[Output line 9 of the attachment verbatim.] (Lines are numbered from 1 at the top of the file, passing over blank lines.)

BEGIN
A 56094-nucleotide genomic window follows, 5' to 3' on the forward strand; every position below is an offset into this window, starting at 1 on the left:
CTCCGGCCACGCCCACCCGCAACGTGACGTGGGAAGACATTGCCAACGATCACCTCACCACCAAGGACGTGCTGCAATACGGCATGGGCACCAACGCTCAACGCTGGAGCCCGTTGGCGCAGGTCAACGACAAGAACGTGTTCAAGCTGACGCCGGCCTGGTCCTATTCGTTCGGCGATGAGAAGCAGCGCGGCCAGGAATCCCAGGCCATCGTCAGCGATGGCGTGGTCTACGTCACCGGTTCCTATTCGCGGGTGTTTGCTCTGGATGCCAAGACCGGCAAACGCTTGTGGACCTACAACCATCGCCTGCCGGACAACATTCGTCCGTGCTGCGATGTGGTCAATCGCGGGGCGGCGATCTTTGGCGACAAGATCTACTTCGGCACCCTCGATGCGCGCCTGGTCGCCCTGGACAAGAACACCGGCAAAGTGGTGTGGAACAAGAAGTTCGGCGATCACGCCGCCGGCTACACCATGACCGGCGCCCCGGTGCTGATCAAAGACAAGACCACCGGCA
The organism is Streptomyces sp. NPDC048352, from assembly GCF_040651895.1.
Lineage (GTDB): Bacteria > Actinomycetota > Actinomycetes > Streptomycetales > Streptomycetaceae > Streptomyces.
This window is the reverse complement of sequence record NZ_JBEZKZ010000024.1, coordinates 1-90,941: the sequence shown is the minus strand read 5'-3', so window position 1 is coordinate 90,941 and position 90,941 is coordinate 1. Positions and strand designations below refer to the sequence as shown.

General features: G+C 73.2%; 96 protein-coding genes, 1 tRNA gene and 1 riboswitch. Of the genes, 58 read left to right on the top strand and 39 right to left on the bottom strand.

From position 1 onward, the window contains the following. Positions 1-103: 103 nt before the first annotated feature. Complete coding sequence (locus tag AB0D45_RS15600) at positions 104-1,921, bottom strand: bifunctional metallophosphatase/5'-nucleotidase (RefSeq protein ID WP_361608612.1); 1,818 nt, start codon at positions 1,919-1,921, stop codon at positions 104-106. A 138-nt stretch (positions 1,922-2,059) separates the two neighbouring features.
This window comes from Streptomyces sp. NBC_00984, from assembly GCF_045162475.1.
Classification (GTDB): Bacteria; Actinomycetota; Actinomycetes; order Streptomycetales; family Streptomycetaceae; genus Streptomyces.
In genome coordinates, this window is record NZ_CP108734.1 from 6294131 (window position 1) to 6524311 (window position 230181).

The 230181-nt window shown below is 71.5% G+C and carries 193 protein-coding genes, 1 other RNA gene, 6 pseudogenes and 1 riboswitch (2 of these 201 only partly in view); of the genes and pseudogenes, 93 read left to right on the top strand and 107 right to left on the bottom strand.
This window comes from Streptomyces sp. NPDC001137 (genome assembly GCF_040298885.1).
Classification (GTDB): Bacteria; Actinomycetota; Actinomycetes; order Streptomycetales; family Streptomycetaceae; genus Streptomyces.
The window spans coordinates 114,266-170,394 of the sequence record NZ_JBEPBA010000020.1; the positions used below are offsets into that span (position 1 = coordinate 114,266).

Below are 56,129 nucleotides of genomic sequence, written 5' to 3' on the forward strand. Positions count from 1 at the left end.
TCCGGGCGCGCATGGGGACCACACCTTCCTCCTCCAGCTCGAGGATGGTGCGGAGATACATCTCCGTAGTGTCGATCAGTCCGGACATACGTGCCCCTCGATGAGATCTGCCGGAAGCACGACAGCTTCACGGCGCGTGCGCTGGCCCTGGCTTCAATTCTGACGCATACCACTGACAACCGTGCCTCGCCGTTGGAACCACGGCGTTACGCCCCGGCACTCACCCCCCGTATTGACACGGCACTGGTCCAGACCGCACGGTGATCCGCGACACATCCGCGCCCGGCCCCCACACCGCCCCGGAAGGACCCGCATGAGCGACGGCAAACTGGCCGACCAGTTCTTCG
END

Classification (GTDB): Bacteria; Actinomycetota; Actinomycetes; order Streptomycetales; family Streptomycetaceae; genus Streptomyces.